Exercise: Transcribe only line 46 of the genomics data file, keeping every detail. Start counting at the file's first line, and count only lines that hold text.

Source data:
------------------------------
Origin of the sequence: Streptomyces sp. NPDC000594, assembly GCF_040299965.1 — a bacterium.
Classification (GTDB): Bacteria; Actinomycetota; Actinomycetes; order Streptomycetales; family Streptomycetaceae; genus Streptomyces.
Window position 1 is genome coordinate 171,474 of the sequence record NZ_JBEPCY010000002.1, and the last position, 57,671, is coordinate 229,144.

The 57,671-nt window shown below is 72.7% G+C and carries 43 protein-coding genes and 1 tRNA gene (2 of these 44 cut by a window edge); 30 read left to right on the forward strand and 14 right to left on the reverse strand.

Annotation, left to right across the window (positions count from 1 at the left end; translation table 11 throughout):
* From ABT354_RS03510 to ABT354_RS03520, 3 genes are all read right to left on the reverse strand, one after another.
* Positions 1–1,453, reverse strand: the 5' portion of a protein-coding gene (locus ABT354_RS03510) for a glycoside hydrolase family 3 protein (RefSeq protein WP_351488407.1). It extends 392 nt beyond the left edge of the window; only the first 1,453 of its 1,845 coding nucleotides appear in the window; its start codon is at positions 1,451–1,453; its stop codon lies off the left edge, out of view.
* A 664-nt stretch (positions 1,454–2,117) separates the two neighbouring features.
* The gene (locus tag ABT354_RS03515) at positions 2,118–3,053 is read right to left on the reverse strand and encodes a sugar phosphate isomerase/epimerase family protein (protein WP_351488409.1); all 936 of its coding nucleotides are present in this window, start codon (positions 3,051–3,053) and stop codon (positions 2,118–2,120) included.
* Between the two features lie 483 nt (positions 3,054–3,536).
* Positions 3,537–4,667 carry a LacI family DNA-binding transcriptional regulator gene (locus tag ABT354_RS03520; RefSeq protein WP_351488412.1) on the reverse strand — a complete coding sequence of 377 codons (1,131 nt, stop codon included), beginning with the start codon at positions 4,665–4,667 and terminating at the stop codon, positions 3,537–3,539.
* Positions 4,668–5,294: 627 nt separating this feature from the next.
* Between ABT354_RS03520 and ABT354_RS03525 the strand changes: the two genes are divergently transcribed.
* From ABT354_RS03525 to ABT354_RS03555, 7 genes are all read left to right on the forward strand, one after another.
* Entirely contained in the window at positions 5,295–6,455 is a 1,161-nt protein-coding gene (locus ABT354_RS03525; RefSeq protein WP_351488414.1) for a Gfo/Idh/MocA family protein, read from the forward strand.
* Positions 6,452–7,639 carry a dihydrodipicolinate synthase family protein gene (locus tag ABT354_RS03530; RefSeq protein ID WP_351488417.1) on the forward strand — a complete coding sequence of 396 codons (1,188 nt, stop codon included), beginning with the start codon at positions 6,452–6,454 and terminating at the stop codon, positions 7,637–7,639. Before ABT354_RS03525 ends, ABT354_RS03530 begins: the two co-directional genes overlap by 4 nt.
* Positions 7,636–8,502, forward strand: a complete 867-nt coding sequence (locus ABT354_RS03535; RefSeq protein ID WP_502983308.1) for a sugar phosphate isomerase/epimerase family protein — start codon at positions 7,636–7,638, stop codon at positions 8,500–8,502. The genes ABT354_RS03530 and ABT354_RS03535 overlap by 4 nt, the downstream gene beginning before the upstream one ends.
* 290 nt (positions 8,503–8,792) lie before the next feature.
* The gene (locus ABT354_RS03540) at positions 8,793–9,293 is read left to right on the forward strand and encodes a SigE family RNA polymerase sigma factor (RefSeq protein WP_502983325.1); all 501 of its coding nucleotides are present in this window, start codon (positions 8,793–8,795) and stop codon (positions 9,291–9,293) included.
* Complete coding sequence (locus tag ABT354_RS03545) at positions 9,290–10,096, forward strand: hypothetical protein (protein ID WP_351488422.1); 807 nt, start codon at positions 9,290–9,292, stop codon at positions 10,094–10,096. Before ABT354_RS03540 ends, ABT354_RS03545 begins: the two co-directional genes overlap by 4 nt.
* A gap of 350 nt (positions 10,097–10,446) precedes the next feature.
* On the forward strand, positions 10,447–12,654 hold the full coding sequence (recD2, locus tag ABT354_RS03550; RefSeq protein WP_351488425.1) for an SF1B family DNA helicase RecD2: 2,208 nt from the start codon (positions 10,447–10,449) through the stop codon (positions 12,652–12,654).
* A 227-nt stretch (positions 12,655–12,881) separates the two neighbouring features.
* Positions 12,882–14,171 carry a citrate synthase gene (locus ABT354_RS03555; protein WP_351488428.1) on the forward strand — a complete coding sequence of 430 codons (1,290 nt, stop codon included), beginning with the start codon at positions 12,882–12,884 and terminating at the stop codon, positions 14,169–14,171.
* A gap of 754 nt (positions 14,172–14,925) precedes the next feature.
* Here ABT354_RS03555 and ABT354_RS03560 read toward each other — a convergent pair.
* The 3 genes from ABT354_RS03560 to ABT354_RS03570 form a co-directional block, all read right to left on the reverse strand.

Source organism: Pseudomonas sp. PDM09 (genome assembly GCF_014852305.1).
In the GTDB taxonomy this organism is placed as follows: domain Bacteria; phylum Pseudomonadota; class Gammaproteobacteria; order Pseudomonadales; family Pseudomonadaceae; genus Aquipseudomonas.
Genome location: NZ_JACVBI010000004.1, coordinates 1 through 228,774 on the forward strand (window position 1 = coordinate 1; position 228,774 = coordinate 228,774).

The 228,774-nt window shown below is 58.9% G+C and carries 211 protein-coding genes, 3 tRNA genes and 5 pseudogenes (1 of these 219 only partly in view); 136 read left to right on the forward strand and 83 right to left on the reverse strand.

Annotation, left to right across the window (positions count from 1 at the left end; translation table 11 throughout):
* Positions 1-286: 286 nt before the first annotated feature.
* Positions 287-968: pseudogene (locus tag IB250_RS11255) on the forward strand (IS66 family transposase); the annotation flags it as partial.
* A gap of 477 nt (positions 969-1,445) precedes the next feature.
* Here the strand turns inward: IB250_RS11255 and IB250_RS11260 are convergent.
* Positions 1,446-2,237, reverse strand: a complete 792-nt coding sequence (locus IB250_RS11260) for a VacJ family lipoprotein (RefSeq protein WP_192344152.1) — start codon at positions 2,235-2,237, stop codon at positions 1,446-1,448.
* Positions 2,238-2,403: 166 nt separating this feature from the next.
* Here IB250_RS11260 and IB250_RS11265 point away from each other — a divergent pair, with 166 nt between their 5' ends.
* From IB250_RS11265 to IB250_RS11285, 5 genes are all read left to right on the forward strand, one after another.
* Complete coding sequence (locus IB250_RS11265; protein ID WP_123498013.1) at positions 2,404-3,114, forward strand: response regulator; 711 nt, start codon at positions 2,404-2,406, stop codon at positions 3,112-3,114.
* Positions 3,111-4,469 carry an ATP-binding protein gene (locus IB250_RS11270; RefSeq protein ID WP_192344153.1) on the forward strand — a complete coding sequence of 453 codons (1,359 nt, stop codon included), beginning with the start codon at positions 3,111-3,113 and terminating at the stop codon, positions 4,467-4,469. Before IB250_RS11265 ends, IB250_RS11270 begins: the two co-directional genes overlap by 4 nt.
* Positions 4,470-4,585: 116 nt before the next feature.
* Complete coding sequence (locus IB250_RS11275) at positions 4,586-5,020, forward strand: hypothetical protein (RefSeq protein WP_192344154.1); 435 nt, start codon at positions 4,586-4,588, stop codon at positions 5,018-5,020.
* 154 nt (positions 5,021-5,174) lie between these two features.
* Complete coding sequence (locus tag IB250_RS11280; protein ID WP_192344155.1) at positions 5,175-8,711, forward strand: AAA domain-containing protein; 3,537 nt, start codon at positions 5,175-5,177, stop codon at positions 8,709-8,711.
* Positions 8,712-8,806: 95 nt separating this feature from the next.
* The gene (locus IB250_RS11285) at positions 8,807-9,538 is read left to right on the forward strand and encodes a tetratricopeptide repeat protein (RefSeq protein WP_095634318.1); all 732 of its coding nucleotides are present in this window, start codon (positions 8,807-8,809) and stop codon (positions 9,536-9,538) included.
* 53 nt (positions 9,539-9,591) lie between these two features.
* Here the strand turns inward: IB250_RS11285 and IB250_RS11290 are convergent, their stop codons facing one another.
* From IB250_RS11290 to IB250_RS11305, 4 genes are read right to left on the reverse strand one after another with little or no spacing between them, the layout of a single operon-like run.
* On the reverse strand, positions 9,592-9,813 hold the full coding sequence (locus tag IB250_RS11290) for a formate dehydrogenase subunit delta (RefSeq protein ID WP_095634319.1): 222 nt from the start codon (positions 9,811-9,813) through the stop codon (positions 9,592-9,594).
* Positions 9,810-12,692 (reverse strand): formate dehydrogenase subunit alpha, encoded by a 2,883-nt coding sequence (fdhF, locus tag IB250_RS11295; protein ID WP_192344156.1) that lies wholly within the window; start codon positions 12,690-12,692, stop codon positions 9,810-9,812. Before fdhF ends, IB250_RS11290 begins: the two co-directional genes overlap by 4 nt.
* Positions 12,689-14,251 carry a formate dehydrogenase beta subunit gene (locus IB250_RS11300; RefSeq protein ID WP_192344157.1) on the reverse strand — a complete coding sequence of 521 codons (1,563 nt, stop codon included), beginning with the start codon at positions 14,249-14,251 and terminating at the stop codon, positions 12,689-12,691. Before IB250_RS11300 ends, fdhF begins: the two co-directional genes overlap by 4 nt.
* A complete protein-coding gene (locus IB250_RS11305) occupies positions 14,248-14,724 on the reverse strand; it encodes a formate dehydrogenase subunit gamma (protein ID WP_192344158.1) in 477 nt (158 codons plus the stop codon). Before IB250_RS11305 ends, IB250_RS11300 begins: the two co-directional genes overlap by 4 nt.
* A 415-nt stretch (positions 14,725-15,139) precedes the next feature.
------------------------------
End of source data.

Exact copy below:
* Complete coding sequence (locus tag IB250_RS11280; protein ID WP_192344155.1) at positions 5,175-8,711, forward strand: AAA domain-containing protein; 3,537 nt, start codon at positions 5,175-5,177, stop codon at positions 8,709-8,711.